With regard to teacher expertise, experience plays an essential, but insufficient role. According to Siedentop and Eldar ( 1989 ), teacher expertise depends on the context and subject matter. Teachers can develop expertise through extensive teaching experiences in specific contexts (e.g., experts
Derek T.Y. Mann, A. Mark Williams, Paul Ward and Christopher M. Janelle
Research focusing on perceptual-cognitive skill in sport is abundant. However, the existing qualitative syntheses of this research lack the quantitative detail necessary to determine the magnitude of differences between groups of varying levels of skills, thereby limiting the theoretical and practical contribution of this body of literature. We present a meta-analytic review focusing on perceptual-cognitive skill in sport (N = 42 studies, 388 effect sizes) with the primary aim of quantifying expertise differences. Effects were calculated for a variety of dependent measures (i.e., response accuracy, response time, number of visual fixations, visual fixation duration, and quiet eye period) using point-biserial correlation. Results indicated that experts are better than nonexperts in picking up perceptual cues, as revealed by measures of response accuracy and response time. Systematic differences in visual search behaviors were also observed, with experts using fewer fixations of longer duration, including prolonged quiet eye periods, compared with nonexperts. Several factors (e.g., sport type, research paradigm employed, and stimulus presentation modality) significantly moderated the relationship between level of expertise and perceptual-cognitive skill. Practical and theoretical implications are presented and suggestions for empirical work are provided.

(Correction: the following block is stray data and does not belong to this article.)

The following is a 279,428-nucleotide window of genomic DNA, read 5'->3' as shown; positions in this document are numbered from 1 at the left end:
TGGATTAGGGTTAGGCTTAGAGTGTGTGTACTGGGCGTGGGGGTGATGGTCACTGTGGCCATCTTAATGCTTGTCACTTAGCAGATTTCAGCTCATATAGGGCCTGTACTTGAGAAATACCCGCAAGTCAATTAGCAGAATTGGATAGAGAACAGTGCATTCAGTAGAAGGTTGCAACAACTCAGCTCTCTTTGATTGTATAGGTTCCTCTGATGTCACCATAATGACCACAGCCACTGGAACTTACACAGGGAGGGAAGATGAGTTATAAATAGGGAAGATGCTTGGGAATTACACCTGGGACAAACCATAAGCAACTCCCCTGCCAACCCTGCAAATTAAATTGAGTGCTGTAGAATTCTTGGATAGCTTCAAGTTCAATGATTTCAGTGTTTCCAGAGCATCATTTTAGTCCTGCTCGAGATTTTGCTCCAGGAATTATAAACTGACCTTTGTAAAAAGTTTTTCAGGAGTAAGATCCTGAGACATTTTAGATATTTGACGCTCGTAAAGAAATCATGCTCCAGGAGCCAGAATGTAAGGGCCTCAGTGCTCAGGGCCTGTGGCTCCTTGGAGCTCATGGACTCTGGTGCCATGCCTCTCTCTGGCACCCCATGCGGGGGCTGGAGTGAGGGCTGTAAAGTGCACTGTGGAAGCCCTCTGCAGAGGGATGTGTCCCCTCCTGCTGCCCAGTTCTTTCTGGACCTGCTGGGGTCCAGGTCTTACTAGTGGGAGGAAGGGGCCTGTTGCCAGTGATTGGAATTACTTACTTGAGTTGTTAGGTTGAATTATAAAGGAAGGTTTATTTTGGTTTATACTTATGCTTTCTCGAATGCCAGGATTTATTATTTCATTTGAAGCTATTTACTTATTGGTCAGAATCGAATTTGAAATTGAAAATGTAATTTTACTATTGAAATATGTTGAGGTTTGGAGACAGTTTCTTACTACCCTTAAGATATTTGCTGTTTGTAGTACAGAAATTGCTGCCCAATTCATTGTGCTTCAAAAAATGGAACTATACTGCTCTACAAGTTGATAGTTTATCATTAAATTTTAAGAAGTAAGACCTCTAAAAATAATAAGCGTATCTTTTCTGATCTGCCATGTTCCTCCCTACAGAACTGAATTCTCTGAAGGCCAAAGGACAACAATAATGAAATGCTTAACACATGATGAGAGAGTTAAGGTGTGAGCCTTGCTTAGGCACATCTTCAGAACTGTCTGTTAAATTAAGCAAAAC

A. Mark Williams and David Elliott
The effects of anxiety and expertise on visual search strategy in karate were examined. Expert and novice karate performers moved in response to taped karate offensive sequences presented under low (LA) and high anxiety (HA). Expert performers exhibited superior anticipation under LA and HA. No differences were observed between groups in number of fixations, mean fixation duration, or total number of fixation locations per trial. Participants displayed scan paths ascending and descending the centerline of the body, with primary fixations on head and chest regions. Participants demonstrated better performance under HA than under LA. Anxiety had a significant effect on search strategy, highlighted by changes in mean fixation duration and an increase in number of fixations and total number of fixation locations per trial. Increased search activity was more pronounced in novices, with fixations moving from central to peripheral body locations. These changes in search strategy with anxiety might be caused by peripheral narrowing or increased susceptibility to peripheral distractors.
Wesley Meeter and Kristen Dieffenbach
Stone, Stone and Sands (2005) noted the critical lack of sport science and research based coaching practices in the United States. They noted that current practices are commonly not based on a systematic approach to coaching that allows for both intentionally applied evidence based scientific principles and valid and reliable evaluation methods. Coaching is a profession that requires strong decision making skills, constant assessment, and consistent integration of new information for successful talent development and performance management. Like athletic talent development, the development of these professional skills and the overall development of coaching expertise takes time and deliberate effort (Schempp, 2006). Unfortunately, while formal coaching education program and sport science studies emphasize the physiological, technical and tactical sides of preparing athletes, less attention is paid to the formal development of critical thinking and self-assessment necessary for professional growth and development as a coach. Further, the prevalent grass roots ‘athlete to coach’ and ‘assistant to head’ mentorship models of coach development provide even fewer opportunities for the systematic and deliberate development of these crucial skills.